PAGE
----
I don’t know that I’m really cut out to be a teacher. The last three days have proven to me that I like kids a lot more when I’m not spending all day in a classroom with them. Maybe that sounds horrible, but some people are “kid people”, and some are not. More and more, I’m convinced of my place in the latter category. For any of you who have never taught before, you can just trust me on this… Preschool and elementary school teachers are cut from a very special mold.
While the fabulous teachers here have been getting back into the swing of the after-school program, I’ve been holed up in the office with Debbie… hence the lack of pictures again today. Maybe tomorrow I’ll take a picture of my desk so that you can see where I’ve been spending my days. Exciting, right?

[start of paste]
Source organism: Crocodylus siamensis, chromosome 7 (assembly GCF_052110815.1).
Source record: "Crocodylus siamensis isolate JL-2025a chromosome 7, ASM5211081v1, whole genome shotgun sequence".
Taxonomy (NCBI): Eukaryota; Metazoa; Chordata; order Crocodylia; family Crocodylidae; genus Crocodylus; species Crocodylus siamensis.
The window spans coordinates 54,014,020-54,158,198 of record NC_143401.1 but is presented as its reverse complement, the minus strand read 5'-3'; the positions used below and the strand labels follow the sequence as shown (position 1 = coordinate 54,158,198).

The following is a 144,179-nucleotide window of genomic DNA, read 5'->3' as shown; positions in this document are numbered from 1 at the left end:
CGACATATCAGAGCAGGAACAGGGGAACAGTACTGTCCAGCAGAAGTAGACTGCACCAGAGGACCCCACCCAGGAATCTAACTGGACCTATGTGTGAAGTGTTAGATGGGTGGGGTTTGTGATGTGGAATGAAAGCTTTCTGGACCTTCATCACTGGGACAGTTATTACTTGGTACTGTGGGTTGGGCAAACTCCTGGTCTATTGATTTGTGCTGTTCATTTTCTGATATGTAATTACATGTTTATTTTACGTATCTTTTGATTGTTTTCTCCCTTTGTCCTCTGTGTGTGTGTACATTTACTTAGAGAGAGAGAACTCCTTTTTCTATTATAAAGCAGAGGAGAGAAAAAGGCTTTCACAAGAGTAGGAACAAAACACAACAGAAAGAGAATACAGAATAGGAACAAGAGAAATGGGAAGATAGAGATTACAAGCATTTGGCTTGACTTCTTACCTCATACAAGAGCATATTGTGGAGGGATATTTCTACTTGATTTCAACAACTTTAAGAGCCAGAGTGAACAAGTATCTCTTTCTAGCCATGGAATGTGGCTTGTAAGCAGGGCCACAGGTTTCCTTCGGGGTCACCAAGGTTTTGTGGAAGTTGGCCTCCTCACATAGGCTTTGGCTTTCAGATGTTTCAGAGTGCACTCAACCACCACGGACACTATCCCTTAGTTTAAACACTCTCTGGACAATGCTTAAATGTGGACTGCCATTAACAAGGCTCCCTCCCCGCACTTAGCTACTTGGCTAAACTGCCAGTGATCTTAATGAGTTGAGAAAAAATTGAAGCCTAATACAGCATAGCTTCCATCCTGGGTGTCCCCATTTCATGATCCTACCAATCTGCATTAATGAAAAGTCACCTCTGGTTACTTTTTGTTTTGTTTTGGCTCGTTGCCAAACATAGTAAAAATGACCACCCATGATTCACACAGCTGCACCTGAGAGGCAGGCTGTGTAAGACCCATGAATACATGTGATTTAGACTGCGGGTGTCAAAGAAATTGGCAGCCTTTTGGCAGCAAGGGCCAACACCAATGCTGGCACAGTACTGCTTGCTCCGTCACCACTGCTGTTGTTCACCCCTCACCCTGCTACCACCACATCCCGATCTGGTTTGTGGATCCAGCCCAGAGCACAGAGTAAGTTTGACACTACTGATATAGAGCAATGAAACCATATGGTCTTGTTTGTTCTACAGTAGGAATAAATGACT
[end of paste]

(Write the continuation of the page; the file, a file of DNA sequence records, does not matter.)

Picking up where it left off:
Actually though, it has been exciting. This might be super nerdy (okay it’s definitely super nerdy), but I spent yesterday doing research to help me understand the electrical system here. I had some awesome “ah-ha!” moments where things I’ve learned a hundred times finally clicked, and I think I made some real progress with making a plan of action. Even if I can’t come up with any great recommendations that can fix all of the electrical problems here, I can at least pull together some documents that show the existing system. The current documentation is lacking a bit because the ‘design’ was mostly just done in the field by the electrician and documented later. I think it would be helpful for them to have some drawings that are up-to-date and accurate.